An international group of scientists have organised a large-scale study resulting in the development of a new effective way of electrical stimulation of the spinal cord with paralysis. After checking the validity of the method in rodents, the researchers came to the conclusion about its potential use in humans for the purpose of recovery of their sensorimotor functions. Professor Pavel Musienko, Doctor of Medicine, head of the Neuroprosthesis Laboratory of SPbU Institute of Translational Biomedicine, senior researcher at the Ivan Pavlov Institute of Physiology of the Russian Academy of Sciences, head of the Laboratory of Neurophysiology and Experimental Neurorehabilitation at the Research Institute of Phthisiopulmonology of the Ministry of Health of the Russian Federation, actively participated in the work of the research group.
Today, more than 2 million people in the world cannot move due to heavy spinal cord injuries. Each year the number of paralysed patients increases by about 50 thousand people. The fight against the disease and the treatment of spinal cord injuries represent a comprehensive medical and socio-economic challenge acknowledged by the experts as relevant.
Earlier on, the experiments on animals and clinical studies have shown that neuromodulation of lumbar segment networks via electrical stimulation improves motor control after a spinal cord injury. This method had two major limitations however. First, until now it has been possible to stimulate only particular parts of the spinal cord. Second, stimulation occurred continuously throughout the entire locomotor activity and was not linked to a specific moment of muscle activity.
"Today, we have learned to control the reduction of certain muscle groups involved in the process of movement, in real time," said Pavel Musienko. "Thanks to computer simulation opportunities, we were able to identify the points of the spinal cord, stimulation of which in the future will help to solve the problem of the recovery of motor function in people."
During the research, the scientists have developed new protocols of stimulation that reproduce the natural dynamics of involvement of motor neurons and reduction of muscles during movement. Using computer modelling, the scientists have found the optimal position of the electrodes in the spinal cord to arouse contractions of certain muscle groups. This model has become the foundation of the design of spinal electrode arrays and programmed control, which, in real time and with high accuracy, modulates the work of extensor and flexor muscles. The scientists have developed an algorithm of stimulating some segments of the spinal cord by altering the electrical stimulation depending on the current motor abilities and the task at hand. Stimulation of specific segments of the left and right half of the spinal cord in rodents has made it possible to control the activity of various limbs' muscles when moving. Such spatiotemporal neuromodulation effectively restored the quality of walking, ability to support body weight, endurance and movement coordination in rats with severe spinal cord injuries.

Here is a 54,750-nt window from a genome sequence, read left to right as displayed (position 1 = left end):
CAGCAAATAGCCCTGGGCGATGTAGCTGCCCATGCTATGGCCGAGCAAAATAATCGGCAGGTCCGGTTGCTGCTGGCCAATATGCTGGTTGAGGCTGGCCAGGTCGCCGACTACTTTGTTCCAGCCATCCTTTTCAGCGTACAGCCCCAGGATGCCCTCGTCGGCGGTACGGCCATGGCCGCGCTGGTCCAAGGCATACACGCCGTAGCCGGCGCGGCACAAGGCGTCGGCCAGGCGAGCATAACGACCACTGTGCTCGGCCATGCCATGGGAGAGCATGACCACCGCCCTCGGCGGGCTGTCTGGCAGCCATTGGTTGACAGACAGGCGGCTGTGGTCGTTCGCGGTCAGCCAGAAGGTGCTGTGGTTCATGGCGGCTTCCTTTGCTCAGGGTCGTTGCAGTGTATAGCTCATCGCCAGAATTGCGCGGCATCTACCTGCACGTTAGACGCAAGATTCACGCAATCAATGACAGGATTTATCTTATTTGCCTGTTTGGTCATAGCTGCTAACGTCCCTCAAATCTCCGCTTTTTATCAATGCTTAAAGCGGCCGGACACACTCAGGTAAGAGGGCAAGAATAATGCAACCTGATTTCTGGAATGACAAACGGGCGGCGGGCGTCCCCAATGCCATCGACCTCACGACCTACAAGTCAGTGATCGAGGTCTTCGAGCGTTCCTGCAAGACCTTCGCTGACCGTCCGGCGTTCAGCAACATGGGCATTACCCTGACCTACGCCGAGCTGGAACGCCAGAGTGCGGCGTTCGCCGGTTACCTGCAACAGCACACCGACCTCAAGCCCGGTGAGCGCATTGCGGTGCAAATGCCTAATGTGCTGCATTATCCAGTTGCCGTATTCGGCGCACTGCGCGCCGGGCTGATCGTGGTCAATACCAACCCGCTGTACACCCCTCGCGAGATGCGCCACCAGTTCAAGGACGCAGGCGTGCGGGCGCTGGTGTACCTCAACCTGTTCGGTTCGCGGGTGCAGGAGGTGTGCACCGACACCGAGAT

"During our research we have created new implantation technologies, matrices of electrodes and an algorithm of neural networks stimulation with fine tuning based on feedback from limb movements," Pavel Musienko told. "It has turned out that this approach called 'spatiotemporal neuromodulation' was much more efficient than those we have used before."
Special methods of surgery have been designed for this study, including vertebral orthosis used to secure safe fastening of the devices on the spine, long-term functionality and good biointegration of the implant in the tissue. The effectiveness of these methods has been confirmed during a six-week functional and morphological research.
The developed technology opens up new opportunities both for fundamental research of the central nervous system and for neural prosthetics for treatment of diseases and injuries. The scientists believe that this approach can be applied in the development of scientific methods of neuromodulation for the restoration of motor activity in humans.
"In collaboration with SPbU medical scientists and our colleagues from the Laboratory of Neurophysiology and Experimental Neurorehabilitation at the Research Institute of Phthisiopulmonology of the Ministry of Health of the Russian Federation, we do everything possible to accelerate the translation of the developed technologies into clinical practice," Professor Musienko noted. "To date, several application for neuroprosthesis-related integrated projects have already been submitted, in particular to the Russian Science Foundation, Russian Foundation for Basic Research and NeuroNet. How soon Russia will be able to implement the developed neurorehabilitation approaches into clinical practice will largely depend on the state support and private investors."
Read more about the results of this study in the article Spatiotemporal neuromodulation therapies engaging muscle synergies improve motor control after spinal cord injury, Nature Medicine, 18 January 2016.